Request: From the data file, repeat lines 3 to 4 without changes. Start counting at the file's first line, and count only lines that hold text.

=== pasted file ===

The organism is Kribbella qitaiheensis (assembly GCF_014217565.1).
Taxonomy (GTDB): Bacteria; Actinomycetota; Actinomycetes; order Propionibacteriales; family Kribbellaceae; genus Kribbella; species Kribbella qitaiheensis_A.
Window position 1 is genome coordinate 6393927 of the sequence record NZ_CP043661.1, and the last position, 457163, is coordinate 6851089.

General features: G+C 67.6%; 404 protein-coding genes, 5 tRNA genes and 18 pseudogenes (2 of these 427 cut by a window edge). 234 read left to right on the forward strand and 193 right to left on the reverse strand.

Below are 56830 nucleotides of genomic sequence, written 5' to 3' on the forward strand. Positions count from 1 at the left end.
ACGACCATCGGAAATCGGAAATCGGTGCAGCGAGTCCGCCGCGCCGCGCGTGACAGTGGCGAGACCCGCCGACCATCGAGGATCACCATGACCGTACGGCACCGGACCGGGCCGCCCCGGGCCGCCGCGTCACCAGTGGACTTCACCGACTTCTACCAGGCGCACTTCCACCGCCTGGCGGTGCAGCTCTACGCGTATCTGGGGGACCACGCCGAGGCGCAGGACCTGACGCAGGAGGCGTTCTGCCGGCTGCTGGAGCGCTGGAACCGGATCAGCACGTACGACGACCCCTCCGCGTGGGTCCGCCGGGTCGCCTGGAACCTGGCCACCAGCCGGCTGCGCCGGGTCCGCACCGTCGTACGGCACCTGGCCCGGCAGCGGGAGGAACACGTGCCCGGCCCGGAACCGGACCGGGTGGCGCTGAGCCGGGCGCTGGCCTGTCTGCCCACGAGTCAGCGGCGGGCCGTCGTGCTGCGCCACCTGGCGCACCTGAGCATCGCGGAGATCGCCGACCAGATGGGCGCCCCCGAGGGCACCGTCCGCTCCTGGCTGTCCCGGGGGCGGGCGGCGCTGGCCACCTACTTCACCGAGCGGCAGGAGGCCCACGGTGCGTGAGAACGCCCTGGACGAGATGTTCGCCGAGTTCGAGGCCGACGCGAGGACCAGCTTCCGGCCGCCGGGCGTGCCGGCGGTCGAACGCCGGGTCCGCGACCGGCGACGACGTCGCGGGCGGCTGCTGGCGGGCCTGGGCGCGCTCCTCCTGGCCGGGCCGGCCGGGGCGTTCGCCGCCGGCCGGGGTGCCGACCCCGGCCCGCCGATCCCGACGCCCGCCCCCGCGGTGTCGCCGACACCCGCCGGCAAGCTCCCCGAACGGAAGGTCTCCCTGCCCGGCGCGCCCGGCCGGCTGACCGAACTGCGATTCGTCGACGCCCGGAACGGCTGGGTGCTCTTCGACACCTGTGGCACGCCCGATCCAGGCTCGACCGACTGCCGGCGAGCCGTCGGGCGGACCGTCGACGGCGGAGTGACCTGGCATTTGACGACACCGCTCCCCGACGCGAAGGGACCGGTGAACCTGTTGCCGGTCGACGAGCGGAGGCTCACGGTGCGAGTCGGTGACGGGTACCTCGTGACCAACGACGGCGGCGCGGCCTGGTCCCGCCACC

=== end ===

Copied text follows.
Window position 1 is genome coordinate 6393927 of the sequence record NZ_CP043661.1, and the last position, 457163, is coordinate 6851089.

General features: G+C 67.6%; 404 protein-coding genes, 5 tRNA genes and 18 pseudogenes (2 of these 427 cut by a window edge). 234 read left to right on the forward strand and 193 right to left on the reverse strand.